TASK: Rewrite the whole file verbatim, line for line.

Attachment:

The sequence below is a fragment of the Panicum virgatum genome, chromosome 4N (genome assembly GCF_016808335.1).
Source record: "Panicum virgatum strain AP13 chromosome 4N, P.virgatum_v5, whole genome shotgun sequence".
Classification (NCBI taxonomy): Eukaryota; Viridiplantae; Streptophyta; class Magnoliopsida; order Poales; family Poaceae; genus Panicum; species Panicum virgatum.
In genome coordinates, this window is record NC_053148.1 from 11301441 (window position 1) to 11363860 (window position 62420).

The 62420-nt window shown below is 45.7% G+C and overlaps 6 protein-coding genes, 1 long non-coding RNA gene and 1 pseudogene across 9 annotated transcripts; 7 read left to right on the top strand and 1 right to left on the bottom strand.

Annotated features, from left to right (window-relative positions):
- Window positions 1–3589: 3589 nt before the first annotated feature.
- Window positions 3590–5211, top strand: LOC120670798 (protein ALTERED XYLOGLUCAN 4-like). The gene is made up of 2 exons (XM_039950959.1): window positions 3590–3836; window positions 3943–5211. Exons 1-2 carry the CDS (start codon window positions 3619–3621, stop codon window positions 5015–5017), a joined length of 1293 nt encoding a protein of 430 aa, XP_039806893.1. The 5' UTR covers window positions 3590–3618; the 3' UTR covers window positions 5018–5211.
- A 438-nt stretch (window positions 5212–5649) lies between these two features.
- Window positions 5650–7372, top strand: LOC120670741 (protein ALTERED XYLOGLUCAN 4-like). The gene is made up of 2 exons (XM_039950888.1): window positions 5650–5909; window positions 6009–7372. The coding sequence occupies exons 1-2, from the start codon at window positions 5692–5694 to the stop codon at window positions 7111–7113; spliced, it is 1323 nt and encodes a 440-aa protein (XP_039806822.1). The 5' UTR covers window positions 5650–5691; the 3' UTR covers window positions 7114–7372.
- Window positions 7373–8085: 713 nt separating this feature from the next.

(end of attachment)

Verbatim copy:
The sequence below is a fragment of the Panicum virgatum genome, chromosome 4N (genome assembly GCF_016808335.1).
Source record: "Panicum virgatum strain AP13 chromosome 4N, P.virgatum_v5, whole genome shotgun sequence".
Classification (NCBI taxonomy): Eukaryota; Viridiplantae; Streptophyta; class Magnoliopsida; order Poales; family Poaceae; genus Panicum; species Panicum virgatum.
In genome coordinates, this window is record NC_053148.1 from 11301441 (window position 1) to 11363860 (window position 62420).

The 62420-nt window shown below is 45.7% G+C and overlaps 6 protein-coding genes, 1 long non-coding RNA gene and 1 pseudogene across 9 annotated transcripts; 7 read left to right on the top strand and 1 right to left on the bottom strand.

Annotated features, from left to right (window-relative positions):
- Window positions 1–3589: 3589 nt before the first annotated feature.
- Window positions 3590–5211, top strand: LOC120670798 (protein ALTERED XYLOGLUCAN 4-like). The gene is made up of 2 exons (XM_039950959.1): window positions 3590–3836; window positions 3943–5211. Exons 1-2 carry the CDS (start codon window positions 3619–3621, stop codon window positions 5015–5017), a joined length of 1293 nt encoding a protein of 430 aa, XP_039806893.1. The 5' UTR covers window positions 3590–3618; the 3' UTR covers window positions 5018–5211.
- A 438-nt stretch (window positions 5212–5649) lies between these two features.
- Window positions 5650–7372, top strand: LOC120670741 (protein ALTERED XYLOGLUCAN 4-like). The gene is made up of 2 exons (XM_039950888.1): window positions 5650–5909; window positions 6009–7372. The coding sequence occupies exons 1-2, from the start codon at window positions 5692–5694 to the stop codon at window positions 7111–7113; spliced, it is 1323 nt and encodes a 440-aa protein (XP_039806822.1). The 5' UTR covers window positions 5650–5691; the 3' UTR covers window positions 7114–7372.
- Window positions 7373–8085: 713 nt separating this feature from the next.